Premium plugins and themes, such as HeroThemes KnowAll package, require you activate your license to receive automatic updates. Themes and plugins from WordPress.org will notify and update on demand from the repository.
Many themes and plugins include an update log of the changes in each release, to indicate the enhancements and fixes made. You can find the change log for HeroThemes products here.
The permalink structure allows you to use meaningful names to reference your content, by default and compatibility with the most web hosts, WordPress will use the post ID as the post permalink eg ?p=123, this is called an ugly permalink.
WordPress also allows for pretty permalinks, where the link is structured to reflect the site content and the URL reflects the content being displayed. This provides for improved contextual URL structures, such as content publication date or post titles.
Change the permalink to something other than default.
From the WordPress admin dashboard, find the permalink settings in Settings > Permalinks. The Post name setting is recommended for most sites, if your host supports.
You can set the last part of the permalink for individual articles, known as the slug, from the article edit screen. Simply click the edit button, next to the permalink.
Browser and Server Caches
Caching is a great tool for increasing the speed of your site, it can reduce load on your server and provide a better experience for visitors.
Caching may be done at the browser or server level, depending on the content.
The issues arise when caches do not clear when they are supposed to, leading to outdated/expired content being served to visitors.
This can result in visitors seeing out of date pages, with old content or experience issues with website features that rely on security tokens.
Caching issues can lead to odd issues that can be tricky to diagnose, so it’s always recommended to clear caches first if experiencing issues.
Clear browser and server caches. Depending on your browser and server caching mechanism, this is done in different ways.
For the browser cache there are guides for Firefox here and Chrome here. You can check for browser cache issues by accessing your site from a new incognito/private window.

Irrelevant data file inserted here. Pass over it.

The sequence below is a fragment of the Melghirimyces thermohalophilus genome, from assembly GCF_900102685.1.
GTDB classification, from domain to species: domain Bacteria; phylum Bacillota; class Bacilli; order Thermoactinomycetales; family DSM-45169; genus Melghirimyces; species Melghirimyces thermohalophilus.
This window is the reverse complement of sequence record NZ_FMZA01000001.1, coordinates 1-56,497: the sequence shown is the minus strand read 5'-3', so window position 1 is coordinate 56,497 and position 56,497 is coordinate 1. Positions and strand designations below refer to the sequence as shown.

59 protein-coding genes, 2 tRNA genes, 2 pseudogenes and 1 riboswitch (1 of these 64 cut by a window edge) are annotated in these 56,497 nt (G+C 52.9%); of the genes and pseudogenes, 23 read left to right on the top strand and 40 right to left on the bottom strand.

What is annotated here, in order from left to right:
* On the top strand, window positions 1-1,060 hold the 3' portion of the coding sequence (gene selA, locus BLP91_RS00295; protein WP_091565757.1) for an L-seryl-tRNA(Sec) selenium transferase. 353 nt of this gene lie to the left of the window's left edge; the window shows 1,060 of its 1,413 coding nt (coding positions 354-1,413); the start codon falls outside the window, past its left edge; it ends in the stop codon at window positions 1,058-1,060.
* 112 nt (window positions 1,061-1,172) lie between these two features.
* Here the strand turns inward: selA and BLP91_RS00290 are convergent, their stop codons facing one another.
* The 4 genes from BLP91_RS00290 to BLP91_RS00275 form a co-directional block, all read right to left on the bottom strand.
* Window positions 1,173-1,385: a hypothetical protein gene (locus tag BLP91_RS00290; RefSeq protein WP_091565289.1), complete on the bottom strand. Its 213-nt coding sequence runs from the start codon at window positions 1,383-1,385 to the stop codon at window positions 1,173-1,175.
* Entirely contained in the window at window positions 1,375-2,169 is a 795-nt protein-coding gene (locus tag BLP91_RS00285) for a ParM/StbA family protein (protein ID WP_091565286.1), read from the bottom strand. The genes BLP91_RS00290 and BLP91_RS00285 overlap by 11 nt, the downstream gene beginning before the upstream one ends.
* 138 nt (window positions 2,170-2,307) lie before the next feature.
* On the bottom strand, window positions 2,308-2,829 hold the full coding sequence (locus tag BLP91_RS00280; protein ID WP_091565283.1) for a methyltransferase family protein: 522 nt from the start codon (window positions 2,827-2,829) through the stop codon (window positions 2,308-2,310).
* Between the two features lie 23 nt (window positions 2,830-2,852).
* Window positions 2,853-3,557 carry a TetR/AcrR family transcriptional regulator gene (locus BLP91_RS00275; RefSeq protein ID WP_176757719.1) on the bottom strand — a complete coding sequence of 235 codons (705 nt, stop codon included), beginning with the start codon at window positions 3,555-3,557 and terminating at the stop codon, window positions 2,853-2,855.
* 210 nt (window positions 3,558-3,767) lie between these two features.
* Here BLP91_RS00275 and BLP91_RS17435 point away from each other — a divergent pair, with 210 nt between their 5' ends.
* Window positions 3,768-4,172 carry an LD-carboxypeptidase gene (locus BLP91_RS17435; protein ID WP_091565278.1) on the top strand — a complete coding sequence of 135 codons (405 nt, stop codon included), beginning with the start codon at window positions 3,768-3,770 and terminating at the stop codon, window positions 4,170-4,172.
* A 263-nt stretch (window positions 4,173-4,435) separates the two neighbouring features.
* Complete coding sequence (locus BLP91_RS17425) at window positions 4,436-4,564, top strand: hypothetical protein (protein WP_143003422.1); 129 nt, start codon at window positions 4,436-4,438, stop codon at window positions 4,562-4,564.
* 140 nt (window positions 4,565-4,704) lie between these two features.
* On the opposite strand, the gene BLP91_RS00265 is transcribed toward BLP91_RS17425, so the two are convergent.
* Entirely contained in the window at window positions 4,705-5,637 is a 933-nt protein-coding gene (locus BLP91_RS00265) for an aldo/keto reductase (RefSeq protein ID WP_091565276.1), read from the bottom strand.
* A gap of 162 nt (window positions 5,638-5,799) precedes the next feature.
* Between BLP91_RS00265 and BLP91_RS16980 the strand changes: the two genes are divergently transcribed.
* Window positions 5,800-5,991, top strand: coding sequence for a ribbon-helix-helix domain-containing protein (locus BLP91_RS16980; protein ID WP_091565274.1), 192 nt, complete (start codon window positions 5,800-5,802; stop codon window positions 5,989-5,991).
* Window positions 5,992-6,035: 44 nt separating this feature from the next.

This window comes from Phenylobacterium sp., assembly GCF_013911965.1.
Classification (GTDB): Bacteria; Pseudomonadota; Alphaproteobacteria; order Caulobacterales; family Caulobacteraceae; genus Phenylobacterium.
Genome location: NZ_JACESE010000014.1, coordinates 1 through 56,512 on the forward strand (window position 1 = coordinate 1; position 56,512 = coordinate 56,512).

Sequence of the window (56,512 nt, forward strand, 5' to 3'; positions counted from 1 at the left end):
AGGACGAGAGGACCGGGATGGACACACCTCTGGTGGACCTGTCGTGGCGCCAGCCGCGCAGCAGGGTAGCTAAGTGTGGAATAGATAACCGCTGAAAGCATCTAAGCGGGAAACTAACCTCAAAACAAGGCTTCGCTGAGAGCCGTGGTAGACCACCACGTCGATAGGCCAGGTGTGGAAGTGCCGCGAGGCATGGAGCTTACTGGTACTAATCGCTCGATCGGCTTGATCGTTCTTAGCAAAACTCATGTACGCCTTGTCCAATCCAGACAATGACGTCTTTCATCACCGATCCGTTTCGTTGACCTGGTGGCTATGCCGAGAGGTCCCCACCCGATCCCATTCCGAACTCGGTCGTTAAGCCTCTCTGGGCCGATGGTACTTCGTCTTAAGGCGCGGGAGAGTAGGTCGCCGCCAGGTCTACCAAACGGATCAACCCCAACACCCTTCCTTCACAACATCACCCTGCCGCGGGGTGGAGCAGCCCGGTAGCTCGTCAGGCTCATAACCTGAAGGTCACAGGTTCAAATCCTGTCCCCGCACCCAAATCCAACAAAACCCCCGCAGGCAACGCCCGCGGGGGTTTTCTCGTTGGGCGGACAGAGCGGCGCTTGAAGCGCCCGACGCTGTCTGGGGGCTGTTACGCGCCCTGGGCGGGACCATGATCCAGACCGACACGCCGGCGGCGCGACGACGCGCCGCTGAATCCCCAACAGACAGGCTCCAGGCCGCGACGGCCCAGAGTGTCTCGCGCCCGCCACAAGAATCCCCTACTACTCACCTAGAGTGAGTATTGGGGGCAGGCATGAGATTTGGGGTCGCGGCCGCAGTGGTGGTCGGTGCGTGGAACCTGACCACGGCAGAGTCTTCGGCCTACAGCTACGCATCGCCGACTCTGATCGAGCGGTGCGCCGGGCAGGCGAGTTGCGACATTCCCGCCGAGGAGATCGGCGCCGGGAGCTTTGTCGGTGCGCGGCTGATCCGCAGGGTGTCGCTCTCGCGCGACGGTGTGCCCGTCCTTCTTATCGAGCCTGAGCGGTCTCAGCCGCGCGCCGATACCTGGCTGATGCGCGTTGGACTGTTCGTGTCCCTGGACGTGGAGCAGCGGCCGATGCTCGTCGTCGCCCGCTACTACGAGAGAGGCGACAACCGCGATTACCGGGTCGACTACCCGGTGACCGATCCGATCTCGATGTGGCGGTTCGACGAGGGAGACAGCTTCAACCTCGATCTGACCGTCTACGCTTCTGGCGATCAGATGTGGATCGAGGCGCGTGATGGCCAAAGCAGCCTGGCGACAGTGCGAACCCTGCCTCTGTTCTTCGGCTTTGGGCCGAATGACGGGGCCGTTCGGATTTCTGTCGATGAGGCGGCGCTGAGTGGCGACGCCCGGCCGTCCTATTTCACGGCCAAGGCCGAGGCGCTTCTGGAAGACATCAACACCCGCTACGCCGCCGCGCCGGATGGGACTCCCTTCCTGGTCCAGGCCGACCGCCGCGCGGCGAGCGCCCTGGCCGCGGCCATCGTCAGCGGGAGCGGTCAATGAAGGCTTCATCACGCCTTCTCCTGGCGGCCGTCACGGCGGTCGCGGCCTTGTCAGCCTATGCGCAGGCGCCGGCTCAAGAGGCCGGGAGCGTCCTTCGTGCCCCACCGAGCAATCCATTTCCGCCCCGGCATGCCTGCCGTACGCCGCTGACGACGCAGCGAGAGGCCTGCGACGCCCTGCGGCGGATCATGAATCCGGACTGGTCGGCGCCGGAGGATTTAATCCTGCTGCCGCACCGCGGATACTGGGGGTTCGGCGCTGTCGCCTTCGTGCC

For server caches, if you’re using a plugin, you’ll need to consult the documentation. If the cache is on a server level – you may have server caching and not even know about it, contact your web host.
Caches can be stubborn, make sure you try different browsers, and log out and back into WordPress to help purge outdated cache. Server caching issues can be particularly problematic to diagnose as it’s not easy to test alternative setups. Resolve caching issues methodically.
SSL Backend, non-SSL frontend
This is usually the cause of ‘mixed content warnings’ where different parts of a site are loaded over a combination of secure (https) and insecure (regular http) connections.
With the voting functionality enabled in some HeroThemes products you may see a ‘Security check – voting callback’ error if your site has a SSL enforced backend, but loading frontend via regular http.
Note is now recommended that all sites secure content with SSL and Google are now using it as a ranking signal. That is, websites that do not serve content securely may see a detrimental impact on their SEO and rankings.
Ensure that both the frontend and backend content is served over SSL.
Providing you already have an SSL certificate – that is, you can prefix your site’s URL with https and it works OK, this can be straightforward. This is typically done by changing your WordPress Address and Site URL from http to https.
More work may be required for sites with existing content, as existing http URLs found in internal links and references to media, such as images, will need to be redirected to https using a .htaccess rule. There are several plugins such as Really Simple SSL that can handle this sort of SSL migration
If you can’t address your site with https, you will need to obtain and install a SSL certificate, this is typically handled by your web host, so contact them for further advice and assistance.
You can get a free SSL certificate from Let’s Encrypt, again, some web hosts have an automated SSL feature available, depending on the host and plan.